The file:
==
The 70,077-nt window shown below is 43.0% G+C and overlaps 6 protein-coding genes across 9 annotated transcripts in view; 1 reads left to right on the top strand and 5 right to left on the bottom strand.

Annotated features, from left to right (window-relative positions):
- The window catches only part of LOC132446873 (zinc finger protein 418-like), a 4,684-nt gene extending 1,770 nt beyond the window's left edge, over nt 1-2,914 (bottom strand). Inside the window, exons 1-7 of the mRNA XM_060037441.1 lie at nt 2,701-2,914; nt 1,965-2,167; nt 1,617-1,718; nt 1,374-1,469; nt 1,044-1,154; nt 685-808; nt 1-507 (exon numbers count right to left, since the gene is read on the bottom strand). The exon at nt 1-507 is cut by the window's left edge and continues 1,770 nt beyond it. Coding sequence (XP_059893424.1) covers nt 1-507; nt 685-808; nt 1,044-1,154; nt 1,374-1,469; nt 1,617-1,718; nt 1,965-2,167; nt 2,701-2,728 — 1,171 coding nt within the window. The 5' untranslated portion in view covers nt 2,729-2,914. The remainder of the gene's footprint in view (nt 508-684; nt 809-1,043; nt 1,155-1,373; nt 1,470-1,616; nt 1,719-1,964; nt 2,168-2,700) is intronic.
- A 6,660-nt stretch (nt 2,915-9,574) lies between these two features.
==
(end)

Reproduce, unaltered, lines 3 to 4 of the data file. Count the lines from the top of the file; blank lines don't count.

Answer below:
- The window catches only part of LOC132446873 (zinc finger protein 418-like), a 4,684-nt gene extending 1,770 nt beyond the window's left edge, over nt 1-2,914 (bottom strand). Inside the window, exons 1-7 of the mRNA XM_060037441.1 lie at nt 2,701-2,914; nt 1,965-2,167; nt 1,617-1,718; nt 1,374-1,469; nt 1,044-1,154; nt 685-808; nt 1-507 (exon numbers count right to left, since the gene is read on the bottom strand). The exon at nt 1-507 is cut by the window's left edge and continues 1,770 nt beyond it. Coding sequence (XP_059893424.1) covers nt 1-507; nt 685-808; nt 1,044-1,154; nt 1,374-1,469; nt 1,617-1,718; nt 1,965-2,167; nt 2,701-2,728 — 1,171 coding nt within the window. The 5' untranslated portion in view covers nt 2,729-2,914. The remainder of the gene's footprint in view (nt 508-684; nt 809-1,043; nt 1,155-1,373; nt 1,470-1,616; nt 1,719-1,964; nt 2,168-2,700) is intronic.
- A 6,660-nt stretch (nt 2,915-9,574) lies between these two features.